The very first year I was inspired to work with a paired mantra and intention was 2015. In 2014 my dad died and I worked myself to burnout trying to cope with my grief. I knew my learning edge was to figure out self care as a matter of survival, but I had no idea where to begin.
It was perhaps an act of grace that I felt a mantra come to me that really captured the deeper undercurrent of that wish: “to rest in the palm of God.” I knew it was right because when I leaned into the energy of “self care” it felt like obligation, while the notion of resting in the hand of God—as confounding as it was to me at the time—felt so peaceful. I didn’t want to have to work at caring for myself. I wanted to find a safe and comfortable haven where I could, for once, truly give myself a break. When I breathed the mantra in, I got an immediate sense of what that was like. I truly embodied rest.
Without knowing it at the time, I had found the key to activating my Brilliant System, the inner flow we all have that has its own intelligence and knows exactly what’s right for us at each and every moment, and which naturally harmonizes with the larger flow of life.
That isn’t to say that I stayed in blissful meditation all year. To let myself truly rest when I didn’t have that habit meant making different choices. So each and every time I noticed myself feeling guilty about not working or beating myself up about not being a productive member of society, I would work with the paired intention to surrender and breathe myself back into the palm of God. This was the task my mind claimed for itself—to make one better, conscious choice at a time and cede authority to the Higher Mind—since it hadn’t the first clue about how to rest.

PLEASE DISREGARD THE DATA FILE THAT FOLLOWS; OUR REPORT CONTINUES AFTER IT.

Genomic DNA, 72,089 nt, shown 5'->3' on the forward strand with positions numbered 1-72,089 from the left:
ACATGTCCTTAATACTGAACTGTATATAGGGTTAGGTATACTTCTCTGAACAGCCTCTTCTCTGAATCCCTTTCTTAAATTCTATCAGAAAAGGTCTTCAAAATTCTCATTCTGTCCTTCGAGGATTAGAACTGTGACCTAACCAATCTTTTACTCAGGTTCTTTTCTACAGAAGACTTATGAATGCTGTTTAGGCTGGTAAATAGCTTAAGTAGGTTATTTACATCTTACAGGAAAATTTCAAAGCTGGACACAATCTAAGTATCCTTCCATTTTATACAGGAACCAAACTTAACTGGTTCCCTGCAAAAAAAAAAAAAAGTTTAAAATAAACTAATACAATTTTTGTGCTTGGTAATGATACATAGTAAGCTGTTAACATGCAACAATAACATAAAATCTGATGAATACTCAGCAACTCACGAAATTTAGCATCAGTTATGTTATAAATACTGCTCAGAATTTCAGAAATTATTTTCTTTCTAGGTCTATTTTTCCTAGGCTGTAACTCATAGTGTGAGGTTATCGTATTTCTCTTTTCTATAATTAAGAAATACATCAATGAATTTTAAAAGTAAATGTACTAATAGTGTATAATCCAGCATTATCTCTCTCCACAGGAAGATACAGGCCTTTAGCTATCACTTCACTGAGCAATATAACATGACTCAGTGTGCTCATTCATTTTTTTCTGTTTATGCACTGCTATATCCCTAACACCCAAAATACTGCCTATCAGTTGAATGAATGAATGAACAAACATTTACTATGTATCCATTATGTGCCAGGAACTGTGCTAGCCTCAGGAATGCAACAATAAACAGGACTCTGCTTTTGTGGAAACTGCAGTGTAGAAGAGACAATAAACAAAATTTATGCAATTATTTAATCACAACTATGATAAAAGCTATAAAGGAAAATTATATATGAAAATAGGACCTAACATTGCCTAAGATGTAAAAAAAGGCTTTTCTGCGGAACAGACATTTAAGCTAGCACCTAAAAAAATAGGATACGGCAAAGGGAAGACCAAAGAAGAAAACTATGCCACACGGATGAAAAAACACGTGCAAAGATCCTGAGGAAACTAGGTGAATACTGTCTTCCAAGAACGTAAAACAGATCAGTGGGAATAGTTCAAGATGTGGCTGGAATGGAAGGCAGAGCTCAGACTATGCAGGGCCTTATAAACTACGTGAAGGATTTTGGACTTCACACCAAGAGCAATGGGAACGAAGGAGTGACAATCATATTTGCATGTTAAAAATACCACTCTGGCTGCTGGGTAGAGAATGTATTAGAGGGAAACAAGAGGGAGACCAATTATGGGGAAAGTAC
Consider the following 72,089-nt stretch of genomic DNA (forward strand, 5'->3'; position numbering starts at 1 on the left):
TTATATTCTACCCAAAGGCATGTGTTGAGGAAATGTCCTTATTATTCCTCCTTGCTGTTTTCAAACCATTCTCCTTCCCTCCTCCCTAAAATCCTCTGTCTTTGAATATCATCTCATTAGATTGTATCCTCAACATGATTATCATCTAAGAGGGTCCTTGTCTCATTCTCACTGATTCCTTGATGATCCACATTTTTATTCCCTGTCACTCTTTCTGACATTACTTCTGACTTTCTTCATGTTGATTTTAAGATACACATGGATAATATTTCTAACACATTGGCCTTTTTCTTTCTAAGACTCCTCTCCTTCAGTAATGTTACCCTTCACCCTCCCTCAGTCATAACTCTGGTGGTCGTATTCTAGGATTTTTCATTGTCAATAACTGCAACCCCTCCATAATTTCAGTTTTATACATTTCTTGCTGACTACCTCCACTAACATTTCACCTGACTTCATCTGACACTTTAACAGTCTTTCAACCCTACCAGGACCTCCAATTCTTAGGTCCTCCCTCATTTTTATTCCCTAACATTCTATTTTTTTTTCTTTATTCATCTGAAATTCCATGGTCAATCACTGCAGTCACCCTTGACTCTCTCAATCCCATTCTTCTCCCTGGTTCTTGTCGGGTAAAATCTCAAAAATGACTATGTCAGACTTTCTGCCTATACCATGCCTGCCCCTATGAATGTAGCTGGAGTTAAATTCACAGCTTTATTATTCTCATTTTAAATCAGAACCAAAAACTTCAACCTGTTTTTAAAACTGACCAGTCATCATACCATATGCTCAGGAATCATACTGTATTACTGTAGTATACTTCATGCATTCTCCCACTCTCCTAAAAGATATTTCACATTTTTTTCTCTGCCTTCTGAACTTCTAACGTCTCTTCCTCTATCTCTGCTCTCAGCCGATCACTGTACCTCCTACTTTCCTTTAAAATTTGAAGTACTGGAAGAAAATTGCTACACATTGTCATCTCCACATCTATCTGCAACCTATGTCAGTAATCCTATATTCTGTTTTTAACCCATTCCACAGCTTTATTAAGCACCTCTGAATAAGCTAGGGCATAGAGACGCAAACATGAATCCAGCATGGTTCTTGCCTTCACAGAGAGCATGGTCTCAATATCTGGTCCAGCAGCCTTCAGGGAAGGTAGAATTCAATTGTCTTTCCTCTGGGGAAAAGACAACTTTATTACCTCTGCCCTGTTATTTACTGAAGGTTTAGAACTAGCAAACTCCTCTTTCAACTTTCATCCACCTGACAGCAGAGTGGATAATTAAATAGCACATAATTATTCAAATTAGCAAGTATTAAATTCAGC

It still strikes me as nothing short of miraculous that from a place of depression and anxiety I was able to notice and trust my inner flow. Part of that was resting, but once I’d had enough rest (it was months but it felt like years), I felt a youthful playfulness spring from within and I found flying trapeze.
Those who know me from that world have little idea just how weak, uncoordinated, stiff, clumsy, and generally disconnected from my body I was pretty much all my life till I started flying. But my body wanted to move and my inner child wanted to play. At first I thought that meant signing up for dance classes, but life brought me the aerial arts—a world I didn’t even know existed outside professional circuses. Flying trapeze and aerial hammock became such a huge part of my life back then, and it was the first time learning a physical skill came relatively easily. I not only became stronger than I had ever been, but I also felt more revitalized than I ever felt in my twenties. To think I had started simply with the humble idea of “self care” makes me shake my head in wonder.